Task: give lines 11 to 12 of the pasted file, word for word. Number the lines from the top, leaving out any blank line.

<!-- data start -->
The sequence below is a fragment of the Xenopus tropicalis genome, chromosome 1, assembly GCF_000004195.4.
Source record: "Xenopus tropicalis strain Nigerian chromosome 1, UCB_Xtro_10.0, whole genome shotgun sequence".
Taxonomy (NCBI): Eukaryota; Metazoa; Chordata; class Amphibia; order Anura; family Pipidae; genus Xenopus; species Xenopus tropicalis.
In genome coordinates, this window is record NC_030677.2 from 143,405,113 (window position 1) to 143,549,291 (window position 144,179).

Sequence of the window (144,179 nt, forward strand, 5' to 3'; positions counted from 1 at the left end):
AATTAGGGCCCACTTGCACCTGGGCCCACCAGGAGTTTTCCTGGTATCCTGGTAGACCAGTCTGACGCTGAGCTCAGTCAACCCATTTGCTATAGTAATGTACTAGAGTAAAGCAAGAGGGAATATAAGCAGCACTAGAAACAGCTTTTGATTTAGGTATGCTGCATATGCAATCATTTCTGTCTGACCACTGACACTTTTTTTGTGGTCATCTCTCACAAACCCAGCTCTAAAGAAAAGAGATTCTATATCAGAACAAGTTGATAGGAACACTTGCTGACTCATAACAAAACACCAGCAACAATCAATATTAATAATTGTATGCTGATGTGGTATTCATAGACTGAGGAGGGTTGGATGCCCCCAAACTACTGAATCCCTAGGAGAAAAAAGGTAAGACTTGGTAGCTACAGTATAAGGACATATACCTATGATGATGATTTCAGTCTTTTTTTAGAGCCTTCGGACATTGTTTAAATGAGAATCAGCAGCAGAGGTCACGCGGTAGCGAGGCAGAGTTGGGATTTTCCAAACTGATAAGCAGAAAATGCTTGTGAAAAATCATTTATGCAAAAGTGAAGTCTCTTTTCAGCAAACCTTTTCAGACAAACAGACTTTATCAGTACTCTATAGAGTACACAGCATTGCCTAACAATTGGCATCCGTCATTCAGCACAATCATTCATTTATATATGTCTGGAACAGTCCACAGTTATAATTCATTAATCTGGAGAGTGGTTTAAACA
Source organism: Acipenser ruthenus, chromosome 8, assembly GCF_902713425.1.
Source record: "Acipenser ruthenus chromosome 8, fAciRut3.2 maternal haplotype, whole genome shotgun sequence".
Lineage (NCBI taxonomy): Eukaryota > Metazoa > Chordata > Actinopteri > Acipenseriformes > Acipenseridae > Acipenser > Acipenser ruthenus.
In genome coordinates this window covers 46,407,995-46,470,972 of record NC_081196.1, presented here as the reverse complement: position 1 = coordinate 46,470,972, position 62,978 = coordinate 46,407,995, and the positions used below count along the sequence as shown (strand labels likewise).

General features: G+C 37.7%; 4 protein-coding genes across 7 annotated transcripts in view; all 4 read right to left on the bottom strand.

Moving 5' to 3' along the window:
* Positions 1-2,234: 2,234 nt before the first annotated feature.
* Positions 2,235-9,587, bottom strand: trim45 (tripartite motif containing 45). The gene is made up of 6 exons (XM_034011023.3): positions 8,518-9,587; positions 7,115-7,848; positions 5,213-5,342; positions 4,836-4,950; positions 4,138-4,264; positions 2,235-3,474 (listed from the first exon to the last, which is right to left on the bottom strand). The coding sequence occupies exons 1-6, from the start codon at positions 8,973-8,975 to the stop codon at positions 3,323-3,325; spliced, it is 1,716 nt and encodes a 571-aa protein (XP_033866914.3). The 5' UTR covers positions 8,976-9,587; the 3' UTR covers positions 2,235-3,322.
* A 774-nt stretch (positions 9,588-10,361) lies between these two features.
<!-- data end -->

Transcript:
General features: G+C 37.7%; 4 protein-coding genes across 7 annotated transcripts in view; all 4 read right to left on the bottom strand.

Moving 5' to 3' along the window: